Cookie Monster now exercises self-control and sometimes eats fruits and vegetables. Millions of kids watch the show on phones and computers instead of TV. And there's less time spent on the street with human characters. They're just not energetic enough for today's viewers.
In Britain, a BBC kids' show, "Blue Peter," is even older — on since 1958 — but that "Sesame Street" still exists in the U.S. at all, given the competition here, says a lot. In 1973, it was one of two shows on U.S. television for preschoolers. Now it's competing with 84 kids' shows on TV and countless others online. Yet "Sesame Street" still holds its own, ranking 20th among kids ages 2 to 5 with 850,000 viewers per TV episode, according to Sesame Workshop, the non-profit organization behind the show.
But now half the viewers watch it in digital formats. Options include SesameStreet.org, PBSKids.org, Netflix, Amazon, iTunes and some 50 apps. A "Sesame Street" YouTube channel has a million subscribers and 1.5 billion views. And touchscreens have been "a magic wand for us in terms of engagement," says "Sesame Street" senior vice-president Scott Chambers. Kids can trace letters or point to colours or shapes, and the app provides positive reinforcement.
"Sesame Street" also has the highest "co-viewing" experience — meaning adults watching with kids — of any preschool show: 49 per cent of "Sesame Street" viewers are over age 18. "We're very proud of that," said Chambers. "We design the show to engage the parent because we know that's more educational. If you have a parent watching with you, you're going to learn much more."
That's why sketches often have contemporary celebrity guests or pop culture references that 2-year-olds don't get, but adults do. A James Bond parody stars Cookie Monster as a secret agent, Double-Stuffed 7, in "The Spy Who Loved Cookies." Another show celebrates "what makes people special," with Elmo telling Lupita Nyong'o that her skin "is a beautiful brown colour." The actress responds, "Skin comes in lots of beautiful shades and colours ... I love my skin!" It's a classic "Sesame Street" lesson about diversity that goes back to its groundbreaking roots as one of the few shows in the 1970s to feature all races and ethnicities. Today the show also routinely features children with disabilities.
Parents whose kids watch old episodes may be puzzled by warnings that the material may be inappropriate for today's children. But remember "Monsterpiece Theater," a parody of PBS' "Masterpiece Theater"? Back in the day, Cookie Monster hosted the show as Alistair Cookie, and he had a pipe, imitating the real show's human host Alistair Cooke. Cookie Monster gobbled the pipe up rather than smoking it, but any reference to smoking is now unacceptable.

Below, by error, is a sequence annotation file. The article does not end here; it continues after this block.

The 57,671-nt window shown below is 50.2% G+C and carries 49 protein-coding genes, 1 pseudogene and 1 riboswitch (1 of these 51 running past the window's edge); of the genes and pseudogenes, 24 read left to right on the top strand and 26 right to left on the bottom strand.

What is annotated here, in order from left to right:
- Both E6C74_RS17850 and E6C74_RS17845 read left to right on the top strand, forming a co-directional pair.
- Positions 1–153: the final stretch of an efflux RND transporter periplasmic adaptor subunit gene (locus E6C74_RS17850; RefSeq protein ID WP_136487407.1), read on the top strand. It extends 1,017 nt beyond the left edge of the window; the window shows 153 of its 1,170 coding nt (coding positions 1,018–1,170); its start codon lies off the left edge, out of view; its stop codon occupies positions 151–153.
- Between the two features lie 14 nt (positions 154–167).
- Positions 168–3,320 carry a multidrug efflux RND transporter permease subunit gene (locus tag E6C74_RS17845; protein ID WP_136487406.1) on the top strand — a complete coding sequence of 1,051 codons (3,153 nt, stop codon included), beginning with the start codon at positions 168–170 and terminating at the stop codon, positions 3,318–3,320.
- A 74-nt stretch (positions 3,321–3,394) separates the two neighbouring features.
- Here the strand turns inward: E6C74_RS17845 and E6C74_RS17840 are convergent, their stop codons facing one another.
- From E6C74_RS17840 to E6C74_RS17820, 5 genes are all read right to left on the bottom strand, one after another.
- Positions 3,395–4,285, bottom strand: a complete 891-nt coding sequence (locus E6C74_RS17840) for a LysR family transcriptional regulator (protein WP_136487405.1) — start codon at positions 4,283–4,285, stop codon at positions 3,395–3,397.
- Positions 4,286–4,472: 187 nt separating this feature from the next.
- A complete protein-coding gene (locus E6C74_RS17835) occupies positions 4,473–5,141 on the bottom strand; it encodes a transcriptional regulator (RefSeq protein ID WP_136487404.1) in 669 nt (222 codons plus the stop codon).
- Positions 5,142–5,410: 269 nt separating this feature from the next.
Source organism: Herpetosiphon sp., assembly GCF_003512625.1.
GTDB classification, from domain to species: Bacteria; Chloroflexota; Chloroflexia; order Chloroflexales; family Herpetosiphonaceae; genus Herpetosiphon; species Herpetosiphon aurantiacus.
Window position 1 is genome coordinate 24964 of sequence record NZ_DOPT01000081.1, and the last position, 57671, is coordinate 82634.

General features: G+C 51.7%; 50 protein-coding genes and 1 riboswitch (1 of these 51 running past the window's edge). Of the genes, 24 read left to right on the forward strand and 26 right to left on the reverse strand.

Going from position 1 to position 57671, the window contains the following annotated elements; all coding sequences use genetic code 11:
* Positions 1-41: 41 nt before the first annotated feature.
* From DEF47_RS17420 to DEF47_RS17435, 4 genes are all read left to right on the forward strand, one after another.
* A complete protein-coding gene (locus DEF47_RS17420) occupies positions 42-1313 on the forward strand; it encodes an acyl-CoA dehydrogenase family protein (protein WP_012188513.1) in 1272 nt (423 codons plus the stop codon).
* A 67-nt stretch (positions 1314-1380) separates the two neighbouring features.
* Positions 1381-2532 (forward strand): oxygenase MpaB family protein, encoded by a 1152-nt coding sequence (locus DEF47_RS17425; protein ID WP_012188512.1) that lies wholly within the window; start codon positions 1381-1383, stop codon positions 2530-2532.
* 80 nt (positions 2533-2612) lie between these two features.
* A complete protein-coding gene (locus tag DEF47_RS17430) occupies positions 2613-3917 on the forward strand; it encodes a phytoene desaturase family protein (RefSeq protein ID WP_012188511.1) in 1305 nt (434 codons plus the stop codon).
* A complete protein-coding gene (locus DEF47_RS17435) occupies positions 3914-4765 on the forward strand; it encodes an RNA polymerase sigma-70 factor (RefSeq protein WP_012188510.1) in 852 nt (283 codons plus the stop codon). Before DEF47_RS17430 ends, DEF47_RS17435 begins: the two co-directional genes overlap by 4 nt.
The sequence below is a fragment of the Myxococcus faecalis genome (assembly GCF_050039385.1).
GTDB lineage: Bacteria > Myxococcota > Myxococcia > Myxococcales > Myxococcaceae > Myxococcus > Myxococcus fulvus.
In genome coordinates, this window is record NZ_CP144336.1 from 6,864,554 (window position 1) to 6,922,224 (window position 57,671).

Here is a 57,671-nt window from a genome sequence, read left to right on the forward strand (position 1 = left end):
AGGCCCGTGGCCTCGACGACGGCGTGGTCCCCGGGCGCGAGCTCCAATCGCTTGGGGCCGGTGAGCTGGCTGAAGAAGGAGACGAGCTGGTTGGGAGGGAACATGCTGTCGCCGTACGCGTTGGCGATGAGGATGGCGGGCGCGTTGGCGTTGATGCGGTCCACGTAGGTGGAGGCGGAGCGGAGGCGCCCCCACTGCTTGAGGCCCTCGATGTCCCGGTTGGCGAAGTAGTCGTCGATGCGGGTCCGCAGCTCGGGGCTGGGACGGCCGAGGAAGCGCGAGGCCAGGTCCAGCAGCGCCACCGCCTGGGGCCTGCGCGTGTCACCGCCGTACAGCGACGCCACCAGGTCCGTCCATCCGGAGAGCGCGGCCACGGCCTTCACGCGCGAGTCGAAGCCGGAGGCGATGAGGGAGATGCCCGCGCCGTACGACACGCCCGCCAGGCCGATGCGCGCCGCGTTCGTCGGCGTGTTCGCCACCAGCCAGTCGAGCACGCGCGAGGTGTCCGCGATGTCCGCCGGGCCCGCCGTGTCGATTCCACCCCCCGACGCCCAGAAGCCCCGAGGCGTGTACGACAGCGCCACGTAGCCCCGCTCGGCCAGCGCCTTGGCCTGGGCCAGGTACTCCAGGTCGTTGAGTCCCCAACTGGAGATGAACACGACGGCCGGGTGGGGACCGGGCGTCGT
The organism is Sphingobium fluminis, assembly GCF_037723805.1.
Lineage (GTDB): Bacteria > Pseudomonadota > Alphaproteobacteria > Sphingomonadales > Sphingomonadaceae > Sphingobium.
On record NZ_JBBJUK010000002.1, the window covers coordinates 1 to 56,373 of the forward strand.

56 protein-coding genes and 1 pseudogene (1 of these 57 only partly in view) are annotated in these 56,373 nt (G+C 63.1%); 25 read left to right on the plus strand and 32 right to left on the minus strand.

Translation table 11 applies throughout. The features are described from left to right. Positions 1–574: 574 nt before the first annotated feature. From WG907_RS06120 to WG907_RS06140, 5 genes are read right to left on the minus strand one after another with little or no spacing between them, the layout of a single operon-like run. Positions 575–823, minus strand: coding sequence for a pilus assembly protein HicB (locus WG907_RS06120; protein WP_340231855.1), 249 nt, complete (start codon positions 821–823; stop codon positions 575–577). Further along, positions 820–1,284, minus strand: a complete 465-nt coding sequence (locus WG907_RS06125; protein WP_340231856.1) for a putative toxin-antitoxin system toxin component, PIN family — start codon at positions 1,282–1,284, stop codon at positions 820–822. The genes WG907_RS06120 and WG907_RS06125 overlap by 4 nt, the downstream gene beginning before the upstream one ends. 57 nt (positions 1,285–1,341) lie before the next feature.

The music has changed too. Those memorable lyrics, "Sunny day, sweepin' the clouds away, on my way to where the air is sweet," still open every episode, but now the song has a syncopated, jazzier beat. Other sketches feature hip-hop or Latin music. In one new episode, rocker Elvis Costello pops up singing, "A monster went and ate my red two" to the tune of his famous line, "Angels wanna wear my red shoes." The Dracula-like Count von Count puppet uses a disco beat to teach a lesson about the number nine in his "Number of the Day" segment, and every episode ends with "Elmo the Musical," with Broadway-style songs and a velvet curtain.
Newer seasons also feature less of the actual street with human characters, and more puppets in skits with animation or other technical wizardry. Executive producer Carol-Lynn Parente says the puppets "have a madcap energy to them" that helps "Sesame Street" compete with the many other kids shows that are animated.
"Sesame Street" also is unique because before any scripts are written, child development experts offer input on what today's kids need to succeed in school. That's why in addition to teaching letters, numbers and values, the show now teaches behaviours like impulse control and listening to directions.
"Cookie Monster has been our poster child for self-regulation because of his love of cookies," said Parente. The puppet sometimes now eats fruits and vegetables instead — although he may also devour the plate, table and chair.
Elmo also remains a central part of the show, despite a real-world scandal in which three men accused the puppeteer behind Elmo, Kevin Clash, of underage sexual abuse. Those lawsuits were dismissed in 2013 because the statute of limitations on the accusations had run out.
Not all of today's parents love "Sesame Street." Some say it simply doesn't keep their kids' attention. Daphne Mallory, a mother of four in Twin Falls, Idaho, grew up watching "Sesame Street" but says her four children don't. "It lost its relevance," she said. "It's geared toward engaging the parents watching the program with their children, rather than truly educating the children. While I appreciate celebrity appearances, I find it distracting more than adding to the experience."
But Lori Chajet of Brooklyn, New York, says her daughters, now 7 and 10, loved it — including old episodes they got on tape — while she and her husband appreciated the emphasis on multiculturalism and the pop culture references for adults.
"Little kids learn from it," said her 7-year-old daughter Sasha, "but they really have a really fun time watching it."